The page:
[ US /ˈwɑtʃfəɫ/ ]
[ UK /wˈɒt‍ʃfə‍l/ ]
ADJECTIVE
  1. engaged in or accustomed to close observation
    caught by a couple of alert cops
    constantly alert and vigilant, like a sentinel on duty
    alert enough to spot the opportunity when it came
  2. experiencing or accompanied by sleeplessness
    twenty watchful, weary, tedious nights
    insomniac old people
    insomniac nights
    lay sleepless all night
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How To Use watchful In A Sentence

  • It had been always understood, by watchful politicians, that the Repeal agitation slumbered only until the reinstalment of a Conservative administration. Blackwood's Edinburgh Magazine, Volume 54, No. 334, August 1843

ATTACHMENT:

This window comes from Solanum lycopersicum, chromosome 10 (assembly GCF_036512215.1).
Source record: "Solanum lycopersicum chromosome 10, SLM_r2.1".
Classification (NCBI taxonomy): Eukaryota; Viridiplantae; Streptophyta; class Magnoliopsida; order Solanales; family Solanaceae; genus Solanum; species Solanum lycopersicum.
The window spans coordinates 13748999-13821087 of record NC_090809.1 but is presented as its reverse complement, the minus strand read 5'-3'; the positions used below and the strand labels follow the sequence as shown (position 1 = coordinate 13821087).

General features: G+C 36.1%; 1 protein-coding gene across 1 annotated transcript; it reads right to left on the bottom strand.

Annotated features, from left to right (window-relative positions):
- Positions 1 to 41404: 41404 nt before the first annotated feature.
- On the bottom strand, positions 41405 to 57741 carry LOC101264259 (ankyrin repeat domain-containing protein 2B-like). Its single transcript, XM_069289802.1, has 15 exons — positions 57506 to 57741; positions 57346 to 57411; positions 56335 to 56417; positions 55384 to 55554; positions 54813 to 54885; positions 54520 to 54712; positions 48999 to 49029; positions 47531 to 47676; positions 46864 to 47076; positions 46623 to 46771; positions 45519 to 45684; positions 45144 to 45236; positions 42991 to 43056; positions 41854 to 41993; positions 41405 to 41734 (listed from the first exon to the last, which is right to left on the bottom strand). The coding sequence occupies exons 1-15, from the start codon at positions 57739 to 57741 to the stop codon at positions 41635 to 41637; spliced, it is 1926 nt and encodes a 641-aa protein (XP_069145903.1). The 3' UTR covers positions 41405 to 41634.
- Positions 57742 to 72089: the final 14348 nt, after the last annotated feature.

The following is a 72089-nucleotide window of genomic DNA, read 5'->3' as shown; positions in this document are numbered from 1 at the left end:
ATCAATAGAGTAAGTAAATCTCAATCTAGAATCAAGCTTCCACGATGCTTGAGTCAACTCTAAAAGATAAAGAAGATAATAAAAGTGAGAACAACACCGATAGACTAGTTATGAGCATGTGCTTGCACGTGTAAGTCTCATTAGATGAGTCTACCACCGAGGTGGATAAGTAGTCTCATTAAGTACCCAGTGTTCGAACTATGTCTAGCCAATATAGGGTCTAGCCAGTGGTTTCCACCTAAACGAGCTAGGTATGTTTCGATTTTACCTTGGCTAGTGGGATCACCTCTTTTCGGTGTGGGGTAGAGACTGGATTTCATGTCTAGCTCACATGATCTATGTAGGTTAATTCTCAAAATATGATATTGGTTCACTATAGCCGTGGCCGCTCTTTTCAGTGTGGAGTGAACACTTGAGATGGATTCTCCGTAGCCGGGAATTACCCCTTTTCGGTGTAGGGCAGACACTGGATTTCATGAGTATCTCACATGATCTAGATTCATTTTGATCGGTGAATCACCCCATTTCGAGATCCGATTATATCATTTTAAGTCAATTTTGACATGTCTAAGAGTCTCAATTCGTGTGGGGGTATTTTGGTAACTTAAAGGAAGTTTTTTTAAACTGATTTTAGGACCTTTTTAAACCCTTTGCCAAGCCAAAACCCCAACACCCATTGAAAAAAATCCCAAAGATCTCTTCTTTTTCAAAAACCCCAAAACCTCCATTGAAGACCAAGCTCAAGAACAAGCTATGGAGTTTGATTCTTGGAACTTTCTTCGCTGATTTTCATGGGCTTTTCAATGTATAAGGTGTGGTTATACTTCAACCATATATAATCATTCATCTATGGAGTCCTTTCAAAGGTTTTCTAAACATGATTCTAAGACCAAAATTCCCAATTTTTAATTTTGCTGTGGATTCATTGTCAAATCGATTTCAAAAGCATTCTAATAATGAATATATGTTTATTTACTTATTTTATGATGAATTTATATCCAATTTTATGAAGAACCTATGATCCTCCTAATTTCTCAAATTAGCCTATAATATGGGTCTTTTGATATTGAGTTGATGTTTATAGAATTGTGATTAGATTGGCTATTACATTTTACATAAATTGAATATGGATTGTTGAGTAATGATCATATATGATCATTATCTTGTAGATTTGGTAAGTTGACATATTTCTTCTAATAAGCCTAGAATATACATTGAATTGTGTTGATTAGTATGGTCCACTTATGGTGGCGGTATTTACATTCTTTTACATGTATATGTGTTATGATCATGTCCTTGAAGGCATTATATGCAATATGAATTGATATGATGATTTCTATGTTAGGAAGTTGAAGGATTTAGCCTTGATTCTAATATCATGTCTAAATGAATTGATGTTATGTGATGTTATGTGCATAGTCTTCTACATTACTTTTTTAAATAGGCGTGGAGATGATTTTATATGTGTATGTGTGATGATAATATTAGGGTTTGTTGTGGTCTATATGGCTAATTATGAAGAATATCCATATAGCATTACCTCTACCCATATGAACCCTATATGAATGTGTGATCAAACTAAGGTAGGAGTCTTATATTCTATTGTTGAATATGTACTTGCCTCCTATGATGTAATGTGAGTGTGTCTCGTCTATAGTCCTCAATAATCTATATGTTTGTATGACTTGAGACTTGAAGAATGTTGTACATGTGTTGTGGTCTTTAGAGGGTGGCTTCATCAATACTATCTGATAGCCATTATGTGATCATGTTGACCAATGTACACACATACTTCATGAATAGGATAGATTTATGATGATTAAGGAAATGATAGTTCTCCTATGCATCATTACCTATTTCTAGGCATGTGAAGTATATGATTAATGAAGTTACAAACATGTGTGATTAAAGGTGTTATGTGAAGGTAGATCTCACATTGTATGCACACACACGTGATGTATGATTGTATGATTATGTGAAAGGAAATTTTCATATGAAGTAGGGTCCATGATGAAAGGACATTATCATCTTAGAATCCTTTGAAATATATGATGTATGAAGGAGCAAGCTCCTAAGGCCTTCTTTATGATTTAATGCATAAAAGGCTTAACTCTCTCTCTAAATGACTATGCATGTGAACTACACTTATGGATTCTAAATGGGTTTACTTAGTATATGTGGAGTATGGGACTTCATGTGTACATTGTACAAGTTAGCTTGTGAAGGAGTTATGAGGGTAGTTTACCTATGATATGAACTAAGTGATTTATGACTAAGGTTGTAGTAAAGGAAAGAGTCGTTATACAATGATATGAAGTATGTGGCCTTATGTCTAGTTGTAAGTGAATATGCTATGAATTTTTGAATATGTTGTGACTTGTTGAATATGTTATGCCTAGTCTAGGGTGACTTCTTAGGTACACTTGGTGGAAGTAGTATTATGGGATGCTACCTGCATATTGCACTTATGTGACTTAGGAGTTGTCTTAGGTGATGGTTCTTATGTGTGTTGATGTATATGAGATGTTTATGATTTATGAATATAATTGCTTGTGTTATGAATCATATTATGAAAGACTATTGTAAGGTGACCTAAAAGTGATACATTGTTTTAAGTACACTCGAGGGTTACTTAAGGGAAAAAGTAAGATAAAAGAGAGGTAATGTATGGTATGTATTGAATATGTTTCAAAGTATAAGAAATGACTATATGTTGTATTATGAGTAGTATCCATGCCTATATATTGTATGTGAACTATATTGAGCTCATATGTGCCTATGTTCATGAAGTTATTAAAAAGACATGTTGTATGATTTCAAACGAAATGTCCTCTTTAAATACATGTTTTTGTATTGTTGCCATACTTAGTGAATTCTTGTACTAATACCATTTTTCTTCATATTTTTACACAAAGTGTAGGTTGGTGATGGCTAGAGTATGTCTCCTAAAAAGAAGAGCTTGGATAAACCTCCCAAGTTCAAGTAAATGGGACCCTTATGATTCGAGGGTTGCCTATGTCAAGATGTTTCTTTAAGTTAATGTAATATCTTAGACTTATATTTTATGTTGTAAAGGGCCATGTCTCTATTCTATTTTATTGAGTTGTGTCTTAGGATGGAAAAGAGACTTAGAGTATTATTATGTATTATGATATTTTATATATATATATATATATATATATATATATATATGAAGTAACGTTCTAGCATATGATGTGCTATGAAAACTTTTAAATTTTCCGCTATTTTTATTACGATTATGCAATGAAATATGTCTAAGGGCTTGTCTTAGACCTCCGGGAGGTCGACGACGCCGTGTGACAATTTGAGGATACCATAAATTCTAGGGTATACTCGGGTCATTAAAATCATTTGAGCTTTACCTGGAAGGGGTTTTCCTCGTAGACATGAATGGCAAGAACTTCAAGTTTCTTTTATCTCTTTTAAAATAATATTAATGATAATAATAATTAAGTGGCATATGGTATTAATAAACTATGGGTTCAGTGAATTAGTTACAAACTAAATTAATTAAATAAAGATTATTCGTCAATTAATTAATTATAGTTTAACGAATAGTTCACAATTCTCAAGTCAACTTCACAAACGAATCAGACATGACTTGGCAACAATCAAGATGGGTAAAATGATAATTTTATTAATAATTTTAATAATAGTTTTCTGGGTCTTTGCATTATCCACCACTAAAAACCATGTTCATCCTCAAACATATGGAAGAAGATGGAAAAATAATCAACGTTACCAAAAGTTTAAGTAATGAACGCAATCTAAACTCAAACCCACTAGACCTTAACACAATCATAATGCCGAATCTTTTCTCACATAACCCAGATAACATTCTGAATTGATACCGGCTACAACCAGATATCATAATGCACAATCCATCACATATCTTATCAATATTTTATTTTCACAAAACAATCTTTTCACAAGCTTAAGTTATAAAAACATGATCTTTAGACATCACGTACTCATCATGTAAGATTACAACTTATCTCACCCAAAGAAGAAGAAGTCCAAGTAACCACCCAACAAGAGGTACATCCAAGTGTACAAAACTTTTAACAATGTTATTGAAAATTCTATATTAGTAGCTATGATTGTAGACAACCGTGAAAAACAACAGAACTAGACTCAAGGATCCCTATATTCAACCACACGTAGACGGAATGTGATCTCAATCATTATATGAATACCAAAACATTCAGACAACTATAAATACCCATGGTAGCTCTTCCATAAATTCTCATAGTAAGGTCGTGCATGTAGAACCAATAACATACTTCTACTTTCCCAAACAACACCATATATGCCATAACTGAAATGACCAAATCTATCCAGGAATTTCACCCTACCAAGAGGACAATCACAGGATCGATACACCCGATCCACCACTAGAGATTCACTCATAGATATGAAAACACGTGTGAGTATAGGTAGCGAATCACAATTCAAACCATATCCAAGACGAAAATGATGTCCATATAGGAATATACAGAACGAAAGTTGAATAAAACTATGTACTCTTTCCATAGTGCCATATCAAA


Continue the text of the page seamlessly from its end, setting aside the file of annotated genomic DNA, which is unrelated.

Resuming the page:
• For all his bold chivalry this watchful Celt seems surely to have strayed from a wayside pulpit.
  • Under the Watchful eye of the demon, wander alone in the formless Chaos.
  • He was watchful, weary, worried, and altogether untrusting of anything she and her companions said or did.
  • Eating under the watchful eye of Chloe, the engagement party lunch was fabulous.
  • I must be especially watchful for assumptions which can be the root of misunderstandings.
  • It was not discovered by the severe indagation and watchfulness of ministers of state from foreign intelligence, -- the usual way of discovering such plots. The Sermons of John Owen
  • Gymnasts start early and children as young as two use soft apparatus to learn their first somersault and handspring, under the watchful eyes of more than 20 qualified coaches.
  • Between [Tilda] Swinton's wounded, watchful eyes and [Amber] Tamblyn's soft internality emerges something that transcends the inherently stale nature of their transactions. GreenCine Daily: Stephanie Daley.
  • He first learnt to fish under the watchful eye of his grandmother.
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